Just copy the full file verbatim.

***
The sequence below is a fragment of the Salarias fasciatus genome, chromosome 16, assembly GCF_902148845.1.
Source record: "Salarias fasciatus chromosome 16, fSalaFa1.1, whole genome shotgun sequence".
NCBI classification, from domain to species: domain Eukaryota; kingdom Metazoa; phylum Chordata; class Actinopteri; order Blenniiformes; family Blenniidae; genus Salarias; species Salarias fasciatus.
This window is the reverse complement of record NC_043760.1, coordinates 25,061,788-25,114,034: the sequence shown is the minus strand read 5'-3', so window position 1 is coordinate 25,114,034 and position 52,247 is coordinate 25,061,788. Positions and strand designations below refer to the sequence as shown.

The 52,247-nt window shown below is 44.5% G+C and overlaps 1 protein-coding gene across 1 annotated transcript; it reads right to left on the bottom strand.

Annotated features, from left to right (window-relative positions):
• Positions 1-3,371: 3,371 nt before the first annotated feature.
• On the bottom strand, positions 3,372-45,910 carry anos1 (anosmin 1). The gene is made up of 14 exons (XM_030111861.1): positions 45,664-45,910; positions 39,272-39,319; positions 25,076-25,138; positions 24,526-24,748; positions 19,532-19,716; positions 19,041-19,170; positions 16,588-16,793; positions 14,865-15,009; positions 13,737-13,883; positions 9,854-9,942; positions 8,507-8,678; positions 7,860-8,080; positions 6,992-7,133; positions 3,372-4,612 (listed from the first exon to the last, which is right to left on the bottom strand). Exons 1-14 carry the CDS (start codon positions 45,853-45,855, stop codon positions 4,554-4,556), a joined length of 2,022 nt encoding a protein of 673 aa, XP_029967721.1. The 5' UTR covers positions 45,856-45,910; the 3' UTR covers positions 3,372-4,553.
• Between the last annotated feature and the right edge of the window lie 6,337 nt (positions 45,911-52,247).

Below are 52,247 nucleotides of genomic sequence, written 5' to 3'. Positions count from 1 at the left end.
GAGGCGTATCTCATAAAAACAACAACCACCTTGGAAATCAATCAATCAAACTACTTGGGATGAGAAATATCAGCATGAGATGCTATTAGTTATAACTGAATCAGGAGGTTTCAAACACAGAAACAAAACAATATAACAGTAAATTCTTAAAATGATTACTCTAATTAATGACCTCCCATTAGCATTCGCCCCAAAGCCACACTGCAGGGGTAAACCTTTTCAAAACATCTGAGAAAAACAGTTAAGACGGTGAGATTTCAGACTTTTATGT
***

The sequence below is a fragment of the Salarias fasciatus genome, chromosome 16, assembly GCF_902148845.1.
Source record: "Salarias fasciatus chromosome 16, fSalaFa1.1, whole genome shotgun sequence".
NCBI classification, from domain to species: domain Eukaryota; kingdom Metazoa; phylum Chordata; class Actinopteri; order Blenniiformes; family Blenniidae; genus Salarias; species Salarias fasciatus.
This window is the reverse complement of record NC_043760.1, coordinates 25,061,788-25,114,034: the sequence shown is the minus strand read 5'-3', so window position 1 is coordinate 25,114,034 and position 52,247 is coordinate 25,061,788. Positions and strand designations below refer to the sequence as shown.

The 52,247-nt window shown below is 44.5% G+C and overlaps 1 protein-coding gene across 1 annotated transcript; it reads right to left on the bottom strand.

Annotated features, from left to right (window-relative positions):
• Positions 1-3,371: 3,371 nt before the first annotated feature.
• On the bottom strand, positions 3,372-45,910 carry anos1 (anosmin 1). The gene is made up of 14 exons (XM_030111861.1): positions 45,664-45,910; positions 39,272-39,319; positions 25,076-25,138; positions 24,526-24,748; positions 19,532-19,716; positions 19,041-19,170; positions 16,588-16,793; positions 14,865-15,009; positions 13,737-13,883; positions 9,854-9,942; positions 8,507-8,678; positions 7,860-8,080; positions 6,992-7,133; positions 3,372-4,612 (listed from the first exon to the last, which is right to left on the bottom strand). Exons 1-14 carry the CDS (start codon positions 45,853-45,855, stop codon positions 4,554-4,556), a joined length of 2,022 nt encoding a protein of 673 aa, XP_029967721.1. The 5' UTR covers positions 45,856-45,910; the 3' UTR covers positions 3,372-4,553.
• Between the last annotated feature and the right edge of the window lie 6,337 nt (positions 45,911-52,247).

Below are 52,247 nucleotides of genomic sequence, written 5' to 3'. Positions count from 1 at the left end.
GAGGCGTATCTCATAAAAACAACAACCACCTTGGAAATCAATCAATCAAACTACTTGGGATGAGAAATATCAGCATGAGATGCTATTAGTTATAACTGAATCAGGAGGTTTCAAACACAGAAACAAAACAATATAACAGTAAATTCTTAAAATGATTACTCTAATTAATGACCTCCCATTAGCATTCGCCCCAAAGCCACACTGCAGGGGTAAACCTTTTCAAAACATCTGAGAAAAACAGTTAAGACGGTGAGATTTCAGACTTTTATGT